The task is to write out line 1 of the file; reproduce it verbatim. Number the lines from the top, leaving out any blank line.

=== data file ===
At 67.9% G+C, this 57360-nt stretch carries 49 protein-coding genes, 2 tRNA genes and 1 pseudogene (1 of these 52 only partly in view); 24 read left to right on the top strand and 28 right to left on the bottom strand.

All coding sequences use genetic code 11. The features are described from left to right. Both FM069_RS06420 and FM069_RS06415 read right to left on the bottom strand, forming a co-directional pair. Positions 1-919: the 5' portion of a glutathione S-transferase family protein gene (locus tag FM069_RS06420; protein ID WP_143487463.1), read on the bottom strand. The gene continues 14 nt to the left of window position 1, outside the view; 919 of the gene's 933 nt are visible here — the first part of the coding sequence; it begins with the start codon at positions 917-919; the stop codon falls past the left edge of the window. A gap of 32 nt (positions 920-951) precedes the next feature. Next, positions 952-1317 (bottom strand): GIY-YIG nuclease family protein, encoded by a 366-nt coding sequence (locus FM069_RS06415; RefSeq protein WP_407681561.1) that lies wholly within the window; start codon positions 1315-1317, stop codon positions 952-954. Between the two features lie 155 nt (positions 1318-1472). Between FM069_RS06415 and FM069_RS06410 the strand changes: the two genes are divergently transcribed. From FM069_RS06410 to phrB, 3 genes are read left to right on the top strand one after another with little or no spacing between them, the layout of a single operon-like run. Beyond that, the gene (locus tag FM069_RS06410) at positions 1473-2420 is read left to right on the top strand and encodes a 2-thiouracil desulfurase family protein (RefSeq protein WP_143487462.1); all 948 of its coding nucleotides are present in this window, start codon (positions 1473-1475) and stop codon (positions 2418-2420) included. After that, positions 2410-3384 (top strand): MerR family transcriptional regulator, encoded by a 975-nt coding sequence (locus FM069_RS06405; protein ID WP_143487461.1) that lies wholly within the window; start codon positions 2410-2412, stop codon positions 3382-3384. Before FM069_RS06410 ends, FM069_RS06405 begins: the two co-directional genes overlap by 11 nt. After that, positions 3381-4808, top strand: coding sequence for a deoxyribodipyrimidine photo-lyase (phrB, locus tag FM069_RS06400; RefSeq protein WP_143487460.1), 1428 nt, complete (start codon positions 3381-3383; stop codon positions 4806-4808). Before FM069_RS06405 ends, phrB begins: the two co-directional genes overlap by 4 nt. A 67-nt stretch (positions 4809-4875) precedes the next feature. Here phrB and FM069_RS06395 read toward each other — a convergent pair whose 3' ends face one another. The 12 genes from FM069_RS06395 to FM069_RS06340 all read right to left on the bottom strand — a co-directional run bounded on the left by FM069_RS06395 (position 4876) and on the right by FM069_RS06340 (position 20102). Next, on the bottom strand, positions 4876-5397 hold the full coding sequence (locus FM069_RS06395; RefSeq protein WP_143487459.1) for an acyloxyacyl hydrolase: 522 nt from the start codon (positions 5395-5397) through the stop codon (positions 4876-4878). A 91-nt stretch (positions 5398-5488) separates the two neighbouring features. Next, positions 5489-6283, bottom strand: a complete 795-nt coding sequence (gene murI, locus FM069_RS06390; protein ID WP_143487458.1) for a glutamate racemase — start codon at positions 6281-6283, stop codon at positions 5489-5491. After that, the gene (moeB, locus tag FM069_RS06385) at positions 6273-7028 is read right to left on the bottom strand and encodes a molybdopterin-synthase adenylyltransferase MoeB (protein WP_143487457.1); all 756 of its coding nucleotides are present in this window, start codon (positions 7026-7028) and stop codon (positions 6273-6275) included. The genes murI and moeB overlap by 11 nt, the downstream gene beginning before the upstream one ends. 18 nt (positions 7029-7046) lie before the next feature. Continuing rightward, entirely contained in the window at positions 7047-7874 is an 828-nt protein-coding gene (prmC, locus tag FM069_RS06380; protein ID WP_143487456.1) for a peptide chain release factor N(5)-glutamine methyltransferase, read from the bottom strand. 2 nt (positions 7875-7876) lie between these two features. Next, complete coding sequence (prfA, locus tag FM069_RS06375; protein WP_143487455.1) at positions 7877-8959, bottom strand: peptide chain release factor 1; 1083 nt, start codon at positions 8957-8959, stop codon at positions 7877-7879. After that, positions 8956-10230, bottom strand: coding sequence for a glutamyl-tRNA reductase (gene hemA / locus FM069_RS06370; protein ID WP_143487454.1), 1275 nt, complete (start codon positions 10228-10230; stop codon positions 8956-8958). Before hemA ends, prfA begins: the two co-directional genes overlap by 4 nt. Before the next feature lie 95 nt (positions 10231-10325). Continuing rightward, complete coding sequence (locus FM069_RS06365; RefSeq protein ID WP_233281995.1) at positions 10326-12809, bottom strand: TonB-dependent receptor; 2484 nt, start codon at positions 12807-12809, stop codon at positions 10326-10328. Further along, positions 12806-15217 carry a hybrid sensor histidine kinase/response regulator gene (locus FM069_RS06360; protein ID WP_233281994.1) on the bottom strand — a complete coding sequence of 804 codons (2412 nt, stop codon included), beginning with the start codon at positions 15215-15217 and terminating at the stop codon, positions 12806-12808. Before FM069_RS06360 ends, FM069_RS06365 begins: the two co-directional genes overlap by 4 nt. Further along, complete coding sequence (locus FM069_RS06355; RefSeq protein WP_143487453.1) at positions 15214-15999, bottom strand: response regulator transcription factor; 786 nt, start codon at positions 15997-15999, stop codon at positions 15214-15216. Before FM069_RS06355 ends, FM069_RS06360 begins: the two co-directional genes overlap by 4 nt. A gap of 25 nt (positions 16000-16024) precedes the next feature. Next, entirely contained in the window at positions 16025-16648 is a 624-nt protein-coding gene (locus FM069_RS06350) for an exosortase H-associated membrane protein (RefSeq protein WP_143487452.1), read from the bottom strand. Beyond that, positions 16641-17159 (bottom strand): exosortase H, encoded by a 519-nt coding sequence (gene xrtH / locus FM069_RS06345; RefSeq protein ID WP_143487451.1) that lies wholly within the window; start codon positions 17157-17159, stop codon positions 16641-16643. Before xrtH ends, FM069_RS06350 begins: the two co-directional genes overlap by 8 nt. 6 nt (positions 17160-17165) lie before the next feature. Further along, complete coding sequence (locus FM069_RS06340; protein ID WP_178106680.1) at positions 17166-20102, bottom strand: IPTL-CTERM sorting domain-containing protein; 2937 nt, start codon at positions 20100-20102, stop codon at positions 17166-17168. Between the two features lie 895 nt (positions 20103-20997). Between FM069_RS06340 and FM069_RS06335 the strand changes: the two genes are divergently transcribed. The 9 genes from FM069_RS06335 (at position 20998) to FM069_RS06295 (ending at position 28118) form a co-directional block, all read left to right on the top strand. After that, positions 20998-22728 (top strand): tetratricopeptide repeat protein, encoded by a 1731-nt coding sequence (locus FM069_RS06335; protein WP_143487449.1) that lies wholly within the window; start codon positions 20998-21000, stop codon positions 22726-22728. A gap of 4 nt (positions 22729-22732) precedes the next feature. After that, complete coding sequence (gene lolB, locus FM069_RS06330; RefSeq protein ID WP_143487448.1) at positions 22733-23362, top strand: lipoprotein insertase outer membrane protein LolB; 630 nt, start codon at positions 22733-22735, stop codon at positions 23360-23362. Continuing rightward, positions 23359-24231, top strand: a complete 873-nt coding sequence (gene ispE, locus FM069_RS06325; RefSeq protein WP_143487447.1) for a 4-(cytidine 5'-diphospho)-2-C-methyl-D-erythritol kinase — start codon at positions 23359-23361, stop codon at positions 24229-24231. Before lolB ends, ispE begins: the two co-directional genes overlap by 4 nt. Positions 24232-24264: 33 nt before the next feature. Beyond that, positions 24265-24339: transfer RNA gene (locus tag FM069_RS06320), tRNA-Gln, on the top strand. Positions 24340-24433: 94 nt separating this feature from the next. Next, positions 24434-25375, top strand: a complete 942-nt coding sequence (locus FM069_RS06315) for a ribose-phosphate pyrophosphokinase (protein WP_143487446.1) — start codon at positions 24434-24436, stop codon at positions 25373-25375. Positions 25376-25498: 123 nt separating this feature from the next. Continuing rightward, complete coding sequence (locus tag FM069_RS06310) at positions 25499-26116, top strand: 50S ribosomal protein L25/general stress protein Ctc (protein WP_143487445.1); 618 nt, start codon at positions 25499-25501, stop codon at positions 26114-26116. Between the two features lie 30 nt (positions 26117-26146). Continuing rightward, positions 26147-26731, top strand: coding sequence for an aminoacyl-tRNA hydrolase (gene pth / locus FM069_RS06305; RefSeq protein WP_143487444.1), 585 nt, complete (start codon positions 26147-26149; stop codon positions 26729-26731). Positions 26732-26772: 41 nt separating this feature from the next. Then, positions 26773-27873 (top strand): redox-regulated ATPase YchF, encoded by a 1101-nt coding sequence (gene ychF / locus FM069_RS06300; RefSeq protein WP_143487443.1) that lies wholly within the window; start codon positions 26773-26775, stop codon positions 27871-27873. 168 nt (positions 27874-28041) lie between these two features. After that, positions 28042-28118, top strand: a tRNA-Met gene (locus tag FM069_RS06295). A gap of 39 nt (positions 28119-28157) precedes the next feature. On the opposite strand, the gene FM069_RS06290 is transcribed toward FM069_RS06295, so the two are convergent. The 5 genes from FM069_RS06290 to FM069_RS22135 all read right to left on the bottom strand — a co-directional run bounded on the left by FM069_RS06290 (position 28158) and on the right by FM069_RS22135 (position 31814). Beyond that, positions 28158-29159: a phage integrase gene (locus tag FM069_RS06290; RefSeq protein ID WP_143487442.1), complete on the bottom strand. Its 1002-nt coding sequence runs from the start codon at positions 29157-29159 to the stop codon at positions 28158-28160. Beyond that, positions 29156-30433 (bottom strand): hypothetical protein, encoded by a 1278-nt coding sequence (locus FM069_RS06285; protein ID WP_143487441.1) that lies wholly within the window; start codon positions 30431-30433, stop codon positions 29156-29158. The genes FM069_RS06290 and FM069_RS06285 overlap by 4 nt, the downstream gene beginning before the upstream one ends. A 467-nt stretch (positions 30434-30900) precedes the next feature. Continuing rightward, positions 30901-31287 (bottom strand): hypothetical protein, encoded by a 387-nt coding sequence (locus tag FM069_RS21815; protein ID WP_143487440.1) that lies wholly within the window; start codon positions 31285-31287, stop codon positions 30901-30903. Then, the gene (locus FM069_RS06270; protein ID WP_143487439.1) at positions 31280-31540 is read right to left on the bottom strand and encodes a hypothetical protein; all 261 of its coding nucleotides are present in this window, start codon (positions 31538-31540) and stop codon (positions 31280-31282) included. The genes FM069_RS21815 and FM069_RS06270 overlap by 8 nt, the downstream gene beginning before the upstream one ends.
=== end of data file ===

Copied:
At 67.9% G+C, this 57360-nt stretch carries 49 protein-coding genes, 2 tRNA genes and 1 pseudogene (1 of these 52 only partly in view); 24 read left to right on the top strand and 28 right to left on the bottom strand.